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Elizabeth Blackwell and Sarah Loguen Fraser lectures presented in February

Upstate Medical University is continuing its Black History Month celebration by hosting two lectures named for two women pioneers in medicine. Both lectures are free and open to the public.

Elizabeth Blackwell Day Lecture
Ruth Hart, MD, FACEP, will present the keynote address titled, What’s Rembrandt Got To Do With It? Reflections on the Humanities in Medical Education, at the 30th annual Elizabeth Blackwell Day Lecture Feb. 25 at noon in the Medical Alumni Auditorium, Weiskotten Hall. A lunch reception will follow in the atrium at Setnor Academic Building. Hart, class of 1980, is an emergency medicine physician at St. Joseph’s Hospital Health Center in Syracuse, clinical associate professor of family medicine and a voluntary faculty member for the Department of Emergency Medicine at Upstate.

In her talk, Hart will explore issues in medicine through literature and the arts, including such topics as epidemic and quarantine, in light of the recent Ebola crisis. Physician authors’ insights, chosen by medical students in Hart’s humanities electives courses, will be discussed. Hart is the recipient of a National Endowment for the Humanities Fellowship and has received  numerous awards for her work in diversity, including the Onondaga County Medical Society’s Service Award, the American Medical Women’s Association’s Gender Equity Awards and Upstate’s Presidents Award for Voluntary Faculty Service. Hart serves on the executive committee of the Onondaga County Medical Society and is a member of the Medical Alumni Board at Upstate.

Sarah Loguen Fraser Day Lecture
The life of College of Medicine graduate Sarah Loguen Fraser, MD, class of 1876, the fourth African American woman doctor in America, and her father, the Rev. Jermain Wesley Loguen, a noted abolitionist, will be discussed at the Sarah Loguen Fraser Day Lecture, Friday, Feb. 27 at 12:30 p.m. in 2231 Weiskotten Hall.  Lunch will be served to the first 50 people who attend the lecture.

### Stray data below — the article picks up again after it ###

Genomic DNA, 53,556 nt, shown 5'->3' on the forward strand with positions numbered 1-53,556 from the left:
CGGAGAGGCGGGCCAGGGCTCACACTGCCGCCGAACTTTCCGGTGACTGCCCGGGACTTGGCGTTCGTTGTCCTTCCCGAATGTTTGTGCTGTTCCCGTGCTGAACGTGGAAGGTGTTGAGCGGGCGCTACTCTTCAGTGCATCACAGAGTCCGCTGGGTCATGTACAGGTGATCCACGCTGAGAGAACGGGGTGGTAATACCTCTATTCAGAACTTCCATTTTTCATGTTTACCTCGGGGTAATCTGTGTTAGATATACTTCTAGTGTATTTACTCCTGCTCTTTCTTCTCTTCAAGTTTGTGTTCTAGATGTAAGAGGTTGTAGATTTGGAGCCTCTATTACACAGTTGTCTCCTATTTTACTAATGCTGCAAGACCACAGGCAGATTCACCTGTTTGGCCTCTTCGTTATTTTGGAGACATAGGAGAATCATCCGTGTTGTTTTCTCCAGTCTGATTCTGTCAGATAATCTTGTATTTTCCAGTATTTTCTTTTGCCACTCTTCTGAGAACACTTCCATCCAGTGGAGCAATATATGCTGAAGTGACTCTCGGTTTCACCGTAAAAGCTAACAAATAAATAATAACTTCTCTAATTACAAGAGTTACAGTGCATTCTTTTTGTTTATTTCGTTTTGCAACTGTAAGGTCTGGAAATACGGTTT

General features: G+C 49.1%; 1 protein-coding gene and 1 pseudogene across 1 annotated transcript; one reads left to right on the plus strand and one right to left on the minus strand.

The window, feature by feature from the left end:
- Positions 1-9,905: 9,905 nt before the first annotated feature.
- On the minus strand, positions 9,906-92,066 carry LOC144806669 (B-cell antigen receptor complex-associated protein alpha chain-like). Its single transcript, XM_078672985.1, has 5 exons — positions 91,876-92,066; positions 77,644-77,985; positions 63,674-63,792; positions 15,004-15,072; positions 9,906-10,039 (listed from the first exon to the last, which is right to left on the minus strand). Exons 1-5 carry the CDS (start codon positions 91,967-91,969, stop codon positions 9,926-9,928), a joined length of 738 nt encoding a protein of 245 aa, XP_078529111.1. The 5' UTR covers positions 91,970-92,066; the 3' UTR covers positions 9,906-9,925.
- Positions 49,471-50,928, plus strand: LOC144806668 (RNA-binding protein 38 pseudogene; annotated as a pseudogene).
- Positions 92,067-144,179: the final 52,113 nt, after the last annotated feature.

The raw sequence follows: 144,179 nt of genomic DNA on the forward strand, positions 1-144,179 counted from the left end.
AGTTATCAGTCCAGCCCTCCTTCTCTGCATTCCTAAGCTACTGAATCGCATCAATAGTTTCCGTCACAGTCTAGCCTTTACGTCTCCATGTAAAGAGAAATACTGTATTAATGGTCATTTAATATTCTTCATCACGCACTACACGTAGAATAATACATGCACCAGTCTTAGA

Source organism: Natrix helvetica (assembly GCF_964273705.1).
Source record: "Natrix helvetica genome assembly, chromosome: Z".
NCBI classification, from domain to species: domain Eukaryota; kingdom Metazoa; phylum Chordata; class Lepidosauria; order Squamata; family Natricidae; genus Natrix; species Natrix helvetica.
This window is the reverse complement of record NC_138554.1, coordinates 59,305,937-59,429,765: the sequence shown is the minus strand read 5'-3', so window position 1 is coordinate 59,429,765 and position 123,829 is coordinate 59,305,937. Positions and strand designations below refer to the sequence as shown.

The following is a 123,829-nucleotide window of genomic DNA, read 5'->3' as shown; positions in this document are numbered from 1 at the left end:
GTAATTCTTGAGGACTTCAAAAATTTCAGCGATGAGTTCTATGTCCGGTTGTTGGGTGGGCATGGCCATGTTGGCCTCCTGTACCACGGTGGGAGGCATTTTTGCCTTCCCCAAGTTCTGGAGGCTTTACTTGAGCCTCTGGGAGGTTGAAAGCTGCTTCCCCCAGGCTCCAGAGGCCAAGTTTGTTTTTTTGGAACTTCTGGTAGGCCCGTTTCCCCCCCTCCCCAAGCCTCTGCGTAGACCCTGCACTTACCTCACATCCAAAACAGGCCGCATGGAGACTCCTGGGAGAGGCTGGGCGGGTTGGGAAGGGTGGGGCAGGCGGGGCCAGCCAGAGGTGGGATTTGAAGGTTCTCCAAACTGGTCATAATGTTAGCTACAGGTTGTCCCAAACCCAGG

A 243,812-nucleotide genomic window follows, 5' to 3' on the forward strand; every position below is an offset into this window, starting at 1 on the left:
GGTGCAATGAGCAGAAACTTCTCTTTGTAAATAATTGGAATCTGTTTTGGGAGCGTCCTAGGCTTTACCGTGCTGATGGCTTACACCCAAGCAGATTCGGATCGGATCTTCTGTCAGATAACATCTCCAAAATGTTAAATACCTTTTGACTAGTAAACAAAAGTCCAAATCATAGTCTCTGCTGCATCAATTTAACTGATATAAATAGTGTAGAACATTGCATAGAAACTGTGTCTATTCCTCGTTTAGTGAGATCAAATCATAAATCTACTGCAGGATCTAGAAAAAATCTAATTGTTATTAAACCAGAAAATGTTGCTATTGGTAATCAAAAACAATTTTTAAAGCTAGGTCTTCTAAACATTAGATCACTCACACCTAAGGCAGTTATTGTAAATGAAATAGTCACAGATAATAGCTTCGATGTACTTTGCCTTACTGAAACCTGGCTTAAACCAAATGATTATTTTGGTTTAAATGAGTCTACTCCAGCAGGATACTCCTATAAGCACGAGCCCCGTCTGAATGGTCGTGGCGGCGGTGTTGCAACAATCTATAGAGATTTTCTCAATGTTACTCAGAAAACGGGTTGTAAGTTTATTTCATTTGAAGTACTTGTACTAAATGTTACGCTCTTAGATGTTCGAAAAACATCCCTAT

Susan Keeter, assistant director of creative services at Upstate Medical University, will offer a brief introduction on the life of Loguen Fraser.

Following Keeter’s talk, K. Bruce Simmons, MD, class of 1979, medical director of Employee/Student Health at Upstate, will discuss the life of the Rev. Loguen, “king” of the Underground railroad in Syracuse, bishop of the African Methodist Episcopal Zion Church, and author of “As a Slave and as a Freeman, a Narrative of Real Life” (1859).

The Onondaga Historical Association’s film, “ Jerry Rescue: Syracuse Defies the Fugitive Slave Law,” will be shown at the event, followed by a recognition ceremony honoring Michael Enechukwu, class of 2017, of the College of Medicine, recipient of the 2014-2015 Sarah Loguen Fraser scholarship.

Sarah Loguen Fraser, MD, and Elizabeth Blackwell, MD, are alumnae of the College of Medicine at Upstate Medical University.

Caption: Ruth Hart, MD, will explore issues in medicine through literature and the arts, as the Elizabeth Blackwell Day keynote speaker.

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